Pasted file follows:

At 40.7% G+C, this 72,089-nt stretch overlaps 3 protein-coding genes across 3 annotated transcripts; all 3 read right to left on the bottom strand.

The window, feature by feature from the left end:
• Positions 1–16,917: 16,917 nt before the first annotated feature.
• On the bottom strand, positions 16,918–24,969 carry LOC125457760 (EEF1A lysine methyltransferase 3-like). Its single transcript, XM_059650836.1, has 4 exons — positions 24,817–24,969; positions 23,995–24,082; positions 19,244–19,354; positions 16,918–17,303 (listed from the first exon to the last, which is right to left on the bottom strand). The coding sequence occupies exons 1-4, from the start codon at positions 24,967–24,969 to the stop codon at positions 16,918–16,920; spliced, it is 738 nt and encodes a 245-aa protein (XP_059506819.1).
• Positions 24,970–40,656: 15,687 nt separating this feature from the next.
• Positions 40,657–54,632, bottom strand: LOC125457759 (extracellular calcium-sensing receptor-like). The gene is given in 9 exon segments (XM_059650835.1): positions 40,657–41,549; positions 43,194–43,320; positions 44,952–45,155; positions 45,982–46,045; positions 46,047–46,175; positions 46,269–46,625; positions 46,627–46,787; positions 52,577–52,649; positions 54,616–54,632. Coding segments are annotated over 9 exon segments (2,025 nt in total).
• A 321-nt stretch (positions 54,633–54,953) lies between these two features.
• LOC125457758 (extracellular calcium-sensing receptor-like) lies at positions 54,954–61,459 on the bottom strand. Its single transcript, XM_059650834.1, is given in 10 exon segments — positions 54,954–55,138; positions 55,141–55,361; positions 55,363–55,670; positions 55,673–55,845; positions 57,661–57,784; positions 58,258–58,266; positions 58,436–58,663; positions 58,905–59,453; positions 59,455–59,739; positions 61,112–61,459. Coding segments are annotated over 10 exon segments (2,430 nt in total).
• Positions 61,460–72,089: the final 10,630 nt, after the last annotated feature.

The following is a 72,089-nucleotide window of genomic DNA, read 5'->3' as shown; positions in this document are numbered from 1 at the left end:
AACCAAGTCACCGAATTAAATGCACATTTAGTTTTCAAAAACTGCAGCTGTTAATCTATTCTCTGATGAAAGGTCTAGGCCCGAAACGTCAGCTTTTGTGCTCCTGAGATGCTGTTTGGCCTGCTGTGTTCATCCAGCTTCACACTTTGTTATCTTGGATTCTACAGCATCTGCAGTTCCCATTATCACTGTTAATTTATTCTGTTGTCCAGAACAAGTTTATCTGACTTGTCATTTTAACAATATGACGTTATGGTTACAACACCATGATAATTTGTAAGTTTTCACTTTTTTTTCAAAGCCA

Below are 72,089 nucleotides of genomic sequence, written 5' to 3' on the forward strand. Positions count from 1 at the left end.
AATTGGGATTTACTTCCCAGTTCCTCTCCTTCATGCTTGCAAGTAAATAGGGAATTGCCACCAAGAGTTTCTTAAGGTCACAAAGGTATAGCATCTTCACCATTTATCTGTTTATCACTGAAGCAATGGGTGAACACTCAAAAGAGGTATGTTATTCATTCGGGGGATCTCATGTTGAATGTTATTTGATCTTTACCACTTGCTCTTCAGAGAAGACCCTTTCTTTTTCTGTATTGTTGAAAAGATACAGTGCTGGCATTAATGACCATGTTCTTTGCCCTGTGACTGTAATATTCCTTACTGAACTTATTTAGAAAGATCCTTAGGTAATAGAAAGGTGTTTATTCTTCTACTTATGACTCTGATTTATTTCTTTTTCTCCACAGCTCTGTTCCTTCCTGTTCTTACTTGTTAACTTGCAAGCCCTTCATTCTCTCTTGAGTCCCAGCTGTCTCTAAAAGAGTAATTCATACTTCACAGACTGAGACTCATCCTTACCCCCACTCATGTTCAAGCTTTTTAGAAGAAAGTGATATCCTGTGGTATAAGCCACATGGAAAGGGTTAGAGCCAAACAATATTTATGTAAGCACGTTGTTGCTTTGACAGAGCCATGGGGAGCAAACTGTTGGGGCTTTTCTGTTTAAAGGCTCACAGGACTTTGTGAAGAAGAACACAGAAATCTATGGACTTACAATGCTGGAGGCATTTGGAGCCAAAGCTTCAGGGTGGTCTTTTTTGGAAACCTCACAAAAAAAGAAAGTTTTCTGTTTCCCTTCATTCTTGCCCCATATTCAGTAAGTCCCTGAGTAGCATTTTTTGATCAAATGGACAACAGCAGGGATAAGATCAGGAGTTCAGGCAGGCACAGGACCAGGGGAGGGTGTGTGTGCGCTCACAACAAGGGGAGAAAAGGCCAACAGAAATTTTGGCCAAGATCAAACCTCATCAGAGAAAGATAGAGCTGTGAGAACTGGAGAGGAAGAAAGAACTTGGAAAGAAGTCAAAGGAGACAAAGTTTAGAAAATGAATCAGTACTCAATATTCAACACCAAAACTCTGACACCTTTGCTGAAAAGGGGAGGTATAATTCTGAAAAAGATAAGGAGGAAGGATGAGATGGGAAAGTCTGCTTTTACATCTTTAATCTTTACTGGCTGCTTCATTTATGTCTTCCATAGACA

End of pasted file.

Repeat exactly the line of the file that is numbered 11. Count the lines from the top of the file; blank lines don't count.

AACCAAGTCACCGAATTAAATGCACATTTAGTTTTCAAAAACTGCAGCTGTTAATCTATTCTCTGATGAAAGGTCTAGGCCCGAAACGTCAGCTTTTGTGCTCCTGAGATGCTGTTTGGCCTGCTGTGTTCATCCAGCTTCACACTTTGTTATCTTGGATTCTACAGCATCTGCAGTTCCCATTATCACTGTTAATTTATTCTGTTGTCCAGAACAAGTTTATCTGACTTGTCATTTTAACAATATGACGTTATGGTTACAACACCATGATAATTTGTAAGTTTTCACTTTTTTTTCAAAGCCA